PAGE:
Sunday, April 13, 2014

American Nations and Belize

As a once-frequent visitor to Belize -- setting for part of my first book, Ocean's End: Travels Through Endangered Seas -- I was pleased to see one of their major dailies make use of my most recent title, American Nations. Inspired by the concepts they encountered in the book, Amandala's editorial board weighed in on Belize's national identity, arguing for a prominent place for its Ango-Creole culture vis a vis the Spanish-speaking Maya world which -- via Guatemala -- has territorial claims on the former British colony. (I wrote about the latter a decade and a half ago here.) Here's Amandala:

It is Belize’s black, English-speaking component which feels most threatened by the Guatemalan claim to Belize. In defining Belize’s national reality, however, it is precisely that black, English-speaking component which made us very different from Guatemala, the nation which has claimed Belizean territory...Using Woodard’s definition, we can argue that Belize is a nation which became a state on September 21, 1981. This is the reality which Guatemala seeks to reverse. This reversal is what we, the Belizean people, have vowed to resist.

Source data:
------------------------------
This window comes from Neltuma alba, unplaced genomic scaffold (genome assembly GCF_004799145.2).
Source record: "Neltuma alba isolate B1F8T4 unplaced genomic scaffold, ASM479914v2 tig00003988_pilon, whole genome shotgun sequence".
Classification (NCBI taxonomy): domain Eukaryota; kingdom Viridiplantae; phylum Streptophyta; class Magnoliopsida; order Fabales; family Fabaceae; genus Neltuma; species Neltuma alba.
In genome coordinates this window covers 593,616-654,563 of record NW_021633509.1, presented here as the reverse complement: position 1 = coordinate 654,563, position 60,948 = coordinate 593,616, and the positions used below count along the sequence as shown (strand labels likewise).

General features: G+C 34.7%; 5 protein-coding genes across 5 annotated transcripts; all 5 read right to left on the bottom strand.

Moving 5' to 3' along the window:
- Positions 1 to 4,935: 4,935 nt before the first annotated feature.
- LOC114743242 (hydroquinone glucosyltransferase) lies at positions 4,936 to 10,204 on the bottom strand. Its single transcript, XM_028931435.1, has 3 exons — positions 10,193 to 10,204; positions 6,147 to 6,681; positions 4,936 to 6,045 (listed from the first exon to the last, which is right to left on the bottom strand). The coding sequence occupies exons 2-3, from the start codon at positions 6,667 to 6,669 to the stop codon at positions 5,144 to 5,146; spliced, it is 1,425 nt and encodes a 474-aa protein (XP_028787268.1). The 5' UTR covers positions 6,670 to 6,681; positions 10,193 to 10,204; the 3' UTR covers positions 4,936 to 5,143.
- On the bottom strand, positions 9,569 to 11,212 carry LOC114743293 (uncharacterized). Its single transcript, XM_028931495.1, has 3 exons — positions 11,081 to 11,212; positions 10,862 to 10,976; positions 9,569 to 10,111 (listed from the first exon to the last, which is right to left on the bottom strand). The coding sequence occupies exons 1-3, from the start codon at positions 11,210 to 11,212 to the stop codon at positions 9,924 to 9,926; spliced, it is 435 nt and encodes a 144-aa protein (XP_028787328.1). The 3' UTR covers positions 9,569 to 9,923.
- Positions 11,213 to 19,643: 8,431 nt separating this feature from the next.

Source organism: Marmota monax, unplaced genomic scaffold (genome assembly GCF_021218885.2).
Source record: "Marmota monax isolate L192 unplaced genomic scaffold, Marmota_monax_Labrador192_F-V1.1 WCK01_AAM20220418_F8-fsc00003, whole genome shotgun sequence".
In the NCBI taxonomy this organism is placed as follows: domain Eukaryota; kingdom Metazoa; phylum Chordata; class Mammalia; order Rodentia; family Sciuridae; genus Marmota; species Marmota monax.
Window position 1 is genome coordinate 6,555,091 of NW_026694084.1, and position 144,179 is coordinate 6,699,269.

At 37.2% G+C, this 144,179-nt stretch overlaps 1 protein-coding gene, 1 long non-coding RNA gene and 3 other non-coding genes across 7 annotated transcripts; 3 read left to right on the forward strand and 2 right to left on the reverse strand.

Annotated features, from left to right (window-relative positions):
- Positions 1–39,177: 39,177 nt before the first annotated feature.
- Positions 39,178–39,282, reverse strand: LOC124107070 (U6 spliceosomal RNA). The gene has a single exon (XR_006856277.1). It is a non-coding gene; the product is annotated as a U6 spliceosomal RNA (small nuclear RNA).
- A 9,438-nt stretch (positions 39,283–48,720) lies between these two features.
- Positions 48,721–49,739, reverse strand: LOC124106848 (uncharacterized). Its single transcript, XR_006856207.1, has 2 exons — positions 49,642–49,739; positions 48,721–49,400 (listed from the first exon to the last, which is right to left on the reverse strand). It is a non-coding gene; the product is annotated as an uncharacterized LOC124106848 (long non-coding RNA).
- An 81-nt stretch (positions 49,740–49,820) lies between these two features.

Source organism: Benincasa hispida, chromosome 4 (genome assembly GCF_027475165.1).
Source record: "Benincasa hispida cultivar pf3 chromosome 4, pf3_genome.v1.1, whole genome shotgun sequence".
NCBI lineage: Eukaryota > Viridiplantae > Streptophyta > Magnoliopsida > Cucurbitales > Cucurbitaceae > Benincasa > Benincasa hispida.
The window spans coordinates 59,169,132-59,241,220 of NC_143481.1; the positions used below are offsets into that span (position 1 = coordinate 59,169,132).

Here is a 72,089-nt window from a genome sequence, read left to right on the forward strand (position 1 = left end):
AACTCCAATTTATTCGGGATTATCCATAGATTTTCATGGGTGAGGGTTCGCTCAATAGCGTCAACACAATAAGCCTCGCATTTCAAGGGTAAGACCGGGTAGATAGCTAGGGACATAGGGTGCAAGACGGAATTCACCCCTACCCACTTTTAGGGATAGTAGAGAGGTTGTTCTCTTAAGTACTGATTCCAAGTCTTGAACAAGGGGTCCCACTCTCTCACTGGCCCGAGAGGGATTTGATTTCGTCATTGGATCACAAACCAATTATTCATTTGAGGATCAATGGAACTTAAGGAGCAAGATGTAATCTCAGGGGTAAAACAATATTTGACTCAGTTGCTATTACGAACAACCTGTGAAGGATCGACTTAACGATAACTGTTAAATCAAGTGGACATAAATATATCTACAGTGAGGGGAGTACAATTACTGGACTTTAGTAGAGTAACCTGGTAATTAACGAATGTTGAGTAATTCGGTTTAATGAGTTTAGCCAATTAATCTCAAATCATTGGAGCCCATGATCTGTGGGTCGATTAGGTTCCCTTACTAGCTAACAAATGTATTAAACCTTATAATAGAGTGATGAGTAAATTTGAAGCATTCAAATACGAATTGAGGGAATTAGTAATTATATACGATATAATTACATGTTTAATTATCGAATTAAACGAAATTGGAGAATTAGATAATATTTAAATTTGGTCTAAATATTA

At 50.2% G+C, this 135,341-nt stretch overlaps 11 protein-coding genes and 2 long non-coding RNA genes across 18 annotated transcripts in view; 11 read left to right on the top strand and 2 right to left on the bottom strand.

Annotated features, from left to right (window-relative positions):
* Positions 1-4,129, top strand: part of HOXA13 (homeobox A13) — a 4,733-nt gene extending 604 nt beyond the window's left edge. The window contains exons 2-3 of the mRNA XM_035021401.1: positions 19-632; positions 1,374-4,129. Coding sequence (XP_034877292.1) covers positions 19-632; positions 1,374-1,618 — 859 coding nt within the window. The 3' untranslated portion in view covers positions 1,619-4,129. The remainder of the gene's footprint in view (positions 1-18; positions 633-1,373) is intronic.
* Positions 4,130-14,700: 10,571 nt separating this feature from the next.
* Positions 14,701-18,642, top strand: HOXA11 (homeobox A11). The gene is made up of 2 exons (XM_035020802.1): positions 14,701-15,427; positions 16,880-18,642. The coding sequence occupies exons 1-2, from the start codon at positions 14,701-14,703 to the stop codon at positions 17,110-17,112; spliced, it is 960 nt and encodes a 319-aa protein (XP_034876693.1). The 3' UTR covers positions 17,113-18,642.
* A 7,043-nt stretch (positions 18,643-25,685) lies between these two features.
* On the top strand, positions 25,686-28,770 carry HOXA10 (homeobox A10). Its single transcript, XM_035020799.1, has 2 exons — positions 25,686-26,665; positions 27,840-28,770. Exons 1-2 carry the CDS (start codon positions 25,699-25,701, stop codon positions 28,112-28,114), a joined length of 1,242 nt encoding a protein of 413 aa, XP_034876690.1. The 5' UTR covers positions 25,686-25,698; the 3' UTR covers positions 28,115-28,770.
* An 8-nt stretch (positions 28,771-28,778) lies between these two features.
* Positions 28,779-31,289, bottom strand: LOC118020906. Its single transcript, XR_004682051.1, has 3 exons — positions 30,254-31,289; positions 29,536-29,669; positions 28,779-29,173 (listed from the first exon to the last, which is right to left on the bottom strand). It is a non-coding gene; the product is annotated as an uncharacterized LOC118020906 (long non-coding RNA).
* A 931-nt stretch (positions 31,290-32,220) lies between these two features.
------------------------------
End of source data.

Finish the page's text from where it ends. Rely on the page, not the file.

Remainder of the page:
Power to the people. Power in the struggle.

I'd say this: in American Nations terms, most of Belize, Guatemala, Honduras, El Salvador, Chiapas and other areas probably belong to a Maya cultural zone dating back thousands of years. Parts of coastal Belize -- along with the Bay Islands of Honduras, parts of the Mosquito Coast, and other coastal locales, might have claim to be a dominant Anglo-Creole regional culture under Wilbur Zelinsky's Doctrine of First Effective Settlement. Regardless, a country like Belize has long been bi-cultural in this regard -- tri-cultural if you give the Garifuna people their due -- and one hopes this will remain a source of its strength rather than strife.

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